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This is a sentence sanitizer.

function sanitize_sentence($string) {
    $pats = array(
    '/([.!?]\s{2}),/',      # Abc.  ,Def
    '/\.+(,)/',             # ......,
    '/(!|\?)\1+/',          # abc!!!!!!!!, abc?????????
    '/\s+(,)/',             # abc   , def
    '/([a-zA-Z])\1\1/');    # greeeeeeen
    $fixed = preg_replace($pats,'$1',$string); # apply pats
    $fixed = preg_replace('/(?:(?<=\s)|^)[^a-z0-9]+(?:(?=\s)|$)/i', '',$fixed); # bad chunks
    $fixed = preg_replace( '/([!?,.])(\S)/', '$1 $2', $fixed); # spaces after punctuation, if it doesn't exist already
    $fixed = preg_replace( '/[^a-zA-Z0-9!?.]+$/', '.', $fixed); # end of string must end in period
    $fixed = preg_replace('/,(?!\s)/',', ',$fixed); # spaces after commas
    return $fixed;

This is the test sentence:

hello [[[[[[]]]]]] friend.....? how are you [}}}}}}

It should return:

hello friend.....? how are you

But instead it is returning:

hello friend. .. .. ? how are you.

So there are 2 problems and I can't find a solution around them:

  1. the set of periods are being separated into ".. .. ." for some reason. They should remain as "....." next to the question mark.
  2. the end of the string must end in a period only and only if there is at least one of these characters anywhere in the string: !?,. (if at least one of those characters are not found in the string, that preg_replace should not be executed)

Examples for the second problem:

This sentence doesn't need an ending period because the mentioned characters are nowhere to be found

This other sentence, needs it! Why? Because it contains at least one of the mentioned characters

(of course, the ending period should only be placed if it doesn't exist yet)

Thanks for your help!

share|improve this question
English grammar validation via regex is never going to end well. –  Dagon Nov 18 '12 at 21:35
If you can't parse (X)HTML via regular expression, how do you want to parse spoken languages? They're somewhat more irregular than some XML markup. –  ComFreek Nov 18 '12 at 21:37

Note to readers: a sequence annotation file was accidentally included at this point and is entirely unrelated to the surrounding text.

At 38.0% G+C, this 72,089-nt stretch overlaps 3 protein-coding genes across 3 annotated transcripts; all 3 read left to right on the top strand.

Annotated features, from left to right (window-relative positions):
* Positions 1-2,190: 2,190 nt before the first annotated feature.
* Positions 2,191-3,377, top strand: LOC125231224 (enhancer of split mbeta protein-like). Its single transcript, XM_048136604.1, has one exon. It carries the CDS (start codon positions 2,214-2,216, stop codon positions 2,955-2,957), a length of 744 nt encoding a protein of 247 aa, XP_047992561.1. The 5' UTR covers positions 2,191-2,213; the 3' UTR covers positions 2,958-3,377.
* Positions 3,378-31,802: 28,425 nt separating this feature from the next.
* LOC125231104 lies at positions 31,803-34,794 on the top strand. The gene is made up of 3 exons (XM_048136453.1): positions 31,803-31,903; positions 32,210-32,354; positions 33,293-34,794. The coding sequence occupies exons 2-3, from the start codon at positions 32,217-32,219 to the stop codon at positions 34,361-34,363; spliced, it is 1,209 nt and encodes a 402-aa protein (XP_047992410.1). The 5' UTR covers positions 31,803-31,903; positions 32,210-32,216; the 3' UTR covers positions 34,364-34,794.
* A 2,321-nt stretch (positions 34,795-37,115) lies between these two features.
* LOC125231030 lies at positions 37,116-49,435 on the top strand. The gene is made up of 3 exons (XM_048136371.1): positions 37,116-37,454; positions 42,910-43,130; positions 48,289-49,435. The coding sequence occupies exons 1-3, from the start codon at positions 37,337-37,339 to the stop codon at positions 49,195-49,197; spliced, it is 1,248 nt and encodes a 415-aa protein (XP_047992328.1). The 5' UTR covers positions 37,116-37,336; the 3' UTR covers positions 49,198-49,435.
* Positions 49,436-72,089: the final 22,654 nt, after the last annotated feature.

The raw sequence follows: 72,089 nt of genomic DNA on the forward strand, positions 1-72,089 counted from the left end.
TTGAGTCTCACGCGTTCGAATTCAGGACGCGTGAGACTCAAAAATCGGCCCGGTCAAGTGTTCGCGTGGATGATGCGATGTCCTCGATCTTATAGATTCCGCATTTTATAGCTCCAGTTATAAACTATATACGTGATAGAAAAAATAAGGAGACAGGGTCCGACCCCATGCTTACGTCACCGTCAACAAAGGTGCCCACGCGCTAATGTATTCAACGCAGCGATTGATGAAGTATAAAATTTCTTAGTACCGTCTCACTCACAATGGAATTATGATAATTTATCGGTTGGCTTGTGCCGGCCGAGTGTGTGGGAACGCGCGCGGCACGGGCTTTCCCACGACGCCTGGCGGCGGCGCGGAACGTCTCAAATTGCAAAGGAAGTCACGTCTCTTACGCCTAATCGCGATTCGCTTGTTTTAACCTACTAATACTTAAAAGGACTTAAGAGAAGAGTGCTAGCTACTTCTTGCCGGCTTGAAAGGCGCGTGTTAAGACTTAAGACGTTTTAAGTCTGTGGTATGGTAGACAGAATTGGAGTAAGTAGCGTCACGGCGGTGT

when you have a hammer, everything looks like a nail... –  Toni Nov 18 '12 at 21:38
I have a pair of rubber gloves so everything looks like a .... –  Dagon Nov 18 '12 at 21:39
It is not like the OP is really trying sanitize "spoken language". I believe some validation of punctuation can certainly be a regular problem. –  Martin Büttner Nov 18 '12 at 21:48

1 Answer 1

up vote 4 down vote accepted

Here is the answer to your first problem. The third-to-last replacement is the problem:

$fixed = preg_replace( '/([!?,.])(\S)/', '$1 $2', $fixed); # spaces after punctuation, if it doesn't exist already

It will match the first period with the character class, and the second period as a non-space character. Then insert a space. Since matches cannot overlap, it will then match the third and forth period and insert a space and so on. This is probably best fixed like this:

$fixed = preg_replace( '/[!?,.](?![!?,.\s])/', '$0 ', $fixed);

Here is how you could go about your second requirement (replace the second-to-last preg_replace):

$fixed = trim($fixed);
$fixed = preg_replace( '/[!?.,].*(?<![.!?])$/', '$0.', $fixed);

First we get rid of leading and trailing whitespace to separate this concern from the trailing period. Then the preg_replace will try to find a punctuation character in the string and if it does, it matches everything until the end of the string. The replacement puts the match back in place and appends the period. Note the negative lookbehind. It asserts that the string does not already end with a sentence-ending punctuation character.

share|improve this answer
i was testing your addition, it works great except on the last hack, hehe. Would it be posible to keep the original last character in case it is a ! or ? instead of replacing it with a period? –  andufo Nov 18 '12 at 23:00
@andufo sure, using trim separately is probably a better approach anyway. see my edit –  Martin Büttner Nov 18 '12 at 23:08
thanks! works great! –  andufo Nov 18 '12 at 23:21

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